What You Should Know About Long-Term Use Of Paracetamol

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Earlier this month I told you how the popular painkiller paracetamol (acetaminophen) lands 78,000 people in A&E every year and how it is the leading cause of liver failure in the US. I also told you that how, when used as a hangover treatment (even after drinking a small to moderate amount of alcohol), paracetamol increases the risk of kidney disease by a staggering 123 per cent.

Paracetamol – Not safe. By no measure

Families have turned to paracetamol as a risk-free pain relief ‘solution’ since the 1950s because it is considered safer than anti-inflammatory drugs, like ibuprofen, or opiates.

Yet, despite mounting evidence showing that it is not so ‘risk-free’, the UK’s Medicines and Healthcare Products Regulatory Agency (MHRA) is adamant that there is insufficient evidence to establish a causal link between paracetamol and these adverse events. The agency claims that the balance of risks and benefits for paracetamol remains positive.

However, the MHRA might change their story after the results of a recent study were published in a major mainstream medical journal, sounding the alarm once again over the risks associated with paracetamol… It turns out that even when you follow the directions carefully, this drug can still be deadly.

This latest study focussed on the risk of using paracetamol within “standard dose ranges” but over longer periods of time, like what you might do to treat arthritis, for example.

We already know how destructive paracetamol can be to the liver. But this research found that it can damage your kidneys as well, and even cause internal bleeding.

The researchers also discovered paracetamol increases your risk of having a heart attack, stroke, and developing high blood pressure.

And as if all that wasn’t enough, using the drug at upper-dose levels can increase your chance of dying prematurely by as much as 60 per cent.

That’s right, a drug that is generally accepted to be safe for nursing mothers and babies, taken as directed for extended periods of time can raise your risk of an early death by 60 per cent.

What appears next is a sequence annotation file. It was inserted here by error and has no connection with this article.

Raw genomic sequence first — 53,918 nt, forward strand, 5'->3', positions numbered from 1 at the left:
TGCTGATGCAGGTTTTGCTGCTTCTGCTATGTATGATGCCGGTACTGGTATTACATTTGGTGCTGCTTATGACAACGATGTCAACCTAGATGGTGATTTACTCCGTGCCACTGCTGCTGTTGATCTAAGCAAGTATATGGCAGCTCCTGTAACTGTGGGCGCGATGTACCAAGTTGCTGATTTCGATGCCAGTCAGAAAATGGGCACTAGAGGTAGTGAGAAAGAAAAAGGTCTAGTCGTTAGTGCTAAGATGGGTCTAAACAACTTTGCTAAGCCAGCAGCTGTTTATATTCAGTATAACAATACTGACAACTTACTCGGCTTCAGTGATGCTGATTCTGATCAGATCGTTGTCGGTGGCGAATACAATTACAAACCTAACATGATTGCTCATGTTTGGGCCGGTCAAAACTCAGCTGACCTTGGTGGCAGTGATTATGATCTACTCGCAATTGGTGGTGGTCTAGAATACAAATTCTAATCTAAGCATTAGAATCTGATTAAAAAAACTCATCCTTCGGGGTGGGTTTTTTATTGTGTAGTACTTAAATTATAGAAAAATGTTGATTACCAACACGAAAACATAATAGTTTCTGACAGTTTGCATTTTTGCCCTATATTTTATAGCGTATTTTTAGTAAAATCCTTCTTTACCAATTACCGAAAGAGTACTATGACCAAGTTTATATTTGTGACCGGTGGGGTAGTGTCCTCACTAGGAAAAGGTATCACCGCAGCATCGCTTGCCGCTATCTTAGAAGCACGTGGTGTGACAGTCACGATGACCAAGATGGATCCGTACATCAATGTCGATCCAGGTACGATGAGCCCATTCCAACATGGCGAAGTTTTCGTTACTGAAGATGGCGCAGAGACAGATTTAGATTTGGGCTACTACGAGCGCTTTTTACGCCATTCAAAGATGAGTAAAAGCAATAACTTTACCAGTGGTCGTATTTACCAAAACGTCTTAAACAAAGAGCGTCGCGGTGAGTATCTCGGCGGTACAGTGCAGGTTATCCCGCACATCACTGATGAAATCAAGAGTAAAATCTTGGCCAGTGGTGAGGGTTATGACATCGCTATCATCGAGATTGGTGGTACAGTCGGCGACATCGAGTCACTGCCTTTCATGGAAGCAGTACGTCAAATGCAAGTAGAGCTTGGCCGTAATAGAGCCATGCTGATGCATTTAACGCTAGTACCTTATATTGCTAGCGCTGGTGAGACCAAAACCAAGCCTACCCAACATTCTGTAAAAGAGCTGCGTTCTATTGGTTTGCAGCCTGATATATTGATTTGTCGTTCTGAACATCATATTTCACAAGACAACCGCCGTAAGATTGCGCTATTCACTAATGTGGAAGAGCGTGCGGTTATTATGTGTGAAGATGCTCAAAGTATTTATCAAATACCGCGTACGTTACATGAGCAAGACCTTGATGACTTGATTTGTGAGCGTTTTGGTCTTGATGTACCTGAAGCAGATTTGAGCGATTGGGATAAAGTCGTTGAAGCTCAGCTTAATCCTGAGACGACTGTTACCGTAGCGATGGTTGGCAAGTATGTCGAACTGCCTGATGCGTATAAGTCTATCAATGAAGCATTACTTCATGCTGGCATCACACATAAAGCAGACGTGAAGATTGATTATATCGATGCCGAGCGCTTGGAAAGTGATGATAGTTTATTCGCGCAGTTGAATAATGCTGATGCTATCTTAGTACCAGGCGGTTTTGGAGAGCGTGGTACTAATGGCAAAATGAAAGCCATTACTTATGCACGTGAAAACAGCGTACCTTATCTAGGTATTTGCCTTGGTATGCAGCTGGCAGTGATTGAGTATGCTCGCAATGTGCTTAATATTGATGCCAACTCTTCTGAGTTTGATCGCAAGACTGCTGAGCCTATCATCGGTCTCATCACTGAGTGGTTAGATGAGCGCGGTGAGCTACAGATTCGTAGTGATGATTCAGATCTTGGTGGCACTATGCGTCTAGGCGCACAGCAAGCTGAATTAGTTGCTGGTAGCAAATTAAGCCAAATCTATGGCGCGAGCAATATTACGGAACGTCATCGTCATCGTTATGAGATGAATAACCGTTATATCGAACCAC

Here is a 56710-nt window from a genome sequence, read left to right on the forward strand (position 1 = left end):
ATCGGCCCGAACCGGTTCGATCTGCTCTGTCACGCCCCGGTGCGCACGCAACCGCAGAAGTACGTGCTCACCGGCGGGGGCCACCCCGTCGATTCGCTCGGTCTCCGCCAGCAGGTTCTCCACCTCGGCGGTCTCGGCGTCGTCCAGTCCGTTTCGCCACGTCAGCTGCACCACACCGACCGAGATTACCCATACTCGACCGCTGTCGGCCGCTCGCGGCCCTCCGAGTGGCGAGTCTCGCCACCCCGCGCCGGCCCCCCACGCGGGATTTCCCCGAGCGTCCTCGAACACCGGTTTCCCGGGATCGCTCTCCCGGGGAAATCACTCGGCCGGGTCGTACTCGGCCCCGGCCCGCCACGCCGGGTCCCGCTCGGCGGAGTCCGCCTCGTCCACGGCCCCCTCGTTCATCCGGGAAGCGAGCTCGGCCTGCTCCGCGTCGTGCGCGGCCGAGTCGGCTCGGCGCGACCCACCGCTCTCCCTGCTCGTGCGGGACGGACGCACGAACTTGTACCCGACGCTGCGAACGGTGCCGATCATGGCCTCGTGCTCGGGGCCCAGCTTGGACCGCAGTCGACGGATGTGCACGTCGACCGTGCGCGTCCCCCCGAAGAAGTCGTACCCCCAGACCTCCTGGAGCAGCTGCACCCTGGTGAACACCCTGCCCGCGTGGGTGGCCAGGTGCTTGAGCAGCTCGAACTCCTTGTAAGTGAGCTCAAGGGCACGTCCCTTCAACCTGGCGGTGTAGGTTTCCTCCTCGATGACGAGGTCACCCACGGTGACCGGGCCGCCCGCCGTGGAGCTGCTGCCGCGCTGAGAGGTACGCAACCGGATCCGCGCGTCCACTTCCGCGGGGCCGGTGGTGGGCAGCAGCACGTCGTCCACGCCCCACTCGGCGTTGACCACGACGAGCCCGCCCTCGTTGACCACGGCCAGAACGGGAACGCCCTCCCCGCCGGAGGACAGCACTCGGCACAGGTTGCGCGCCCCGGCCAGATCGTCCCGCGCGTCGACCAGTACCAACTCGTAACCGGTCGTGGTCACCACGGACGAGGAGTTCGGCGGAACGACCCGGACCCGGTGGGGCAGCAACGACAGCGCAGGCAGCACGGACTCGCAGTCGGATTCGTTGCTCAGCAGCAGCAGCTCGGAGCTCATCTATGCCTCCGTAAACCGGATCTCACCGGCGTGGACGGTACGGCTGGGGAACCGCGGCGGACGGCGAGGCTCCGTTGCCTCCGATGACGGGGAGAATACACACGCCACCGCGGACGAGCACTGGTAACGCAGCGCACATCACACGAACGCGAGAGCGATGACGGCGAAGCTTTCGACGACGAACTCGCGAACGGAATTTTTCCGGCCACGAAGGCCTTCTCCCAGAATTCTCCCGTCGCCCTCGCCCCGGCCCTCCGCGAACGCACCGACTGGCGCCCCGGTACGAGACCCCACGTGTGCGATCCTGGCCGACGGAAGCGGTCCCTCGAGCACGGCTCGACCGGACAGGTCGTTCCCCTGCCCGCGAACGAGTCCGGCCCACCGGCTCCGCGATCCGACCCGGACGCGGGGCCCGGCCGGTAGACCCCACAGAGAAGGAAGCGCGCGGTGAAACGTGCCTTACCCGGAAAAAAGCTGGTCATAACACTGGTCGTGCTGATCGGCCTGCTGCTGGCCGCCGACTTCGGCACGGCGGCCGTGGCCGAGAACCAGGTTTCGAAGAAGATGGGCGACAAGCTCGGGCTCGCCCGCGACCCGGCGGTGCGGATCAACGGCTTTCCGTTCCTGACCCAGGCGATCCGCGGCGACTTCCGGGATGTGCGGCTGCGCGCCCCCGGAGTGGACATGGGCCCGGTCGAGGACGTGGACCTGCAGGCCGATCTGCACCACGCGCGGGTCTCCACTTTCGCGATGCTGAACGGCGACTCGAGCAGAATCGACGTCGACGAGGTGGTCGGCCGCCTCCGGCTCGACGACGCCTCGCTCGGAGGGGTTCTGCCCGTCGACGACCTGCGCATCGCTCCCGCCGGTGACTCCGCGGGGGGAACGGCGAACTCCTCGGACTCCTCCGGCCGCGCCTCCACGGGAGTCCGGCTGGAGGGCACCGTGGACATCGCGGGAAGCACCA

Adding to that, even following the directions to the letter, taking that “innocent” little pill containing paracetamol can still destroy your liver, or kidneys, or heart… or kill you.

The researchers said several times in the study that they believe the “true risk” this drug is much higher than doctors and nurses have been led to believe.

And while this new research sounded a warning to health professions about the “toxicity” of paracetamol, there were some things they didn’t mention. The study didn’t warn doctors that it can cause a life-threatening skin reaction, one that’s like a burn from the inside out, called Stevens- Johnson Syndrome. Or another reaction called TENs, described as peeling of the skin so horrific that looks like the person was put in a pot of boiling water.

And these reactions not only can occur the very first time you take the drug, but even if you’ve taken it many times before.

But not to worry! Medical authorities like the American Food and Drug Administration (FDA) promised to make sure we know all about the dangers associated with the estimated 600 other drugs containing paracetamol…

In fact, the FDA announced plans to issue complete safety guidelines and to decide how it’s going to “regulate” these medications to help keep us safe… back in 1977.

Now, 38 years later, we’re still waiting…


Bear in mind all the material in this email alert is provided for information purposes only. We are not addressing anyone’s personal situation. Please consult with your own physician before acting on any recommendations contained herein.


Sources:

“Long-term use of world’s most popular painkiller poses risk: study” March 3, 2015, The Daily News, nydailynews.com

“What you should know about long-term use of paracetamol” Dennis Thompson, March 4, 2015, Health, news.health.com

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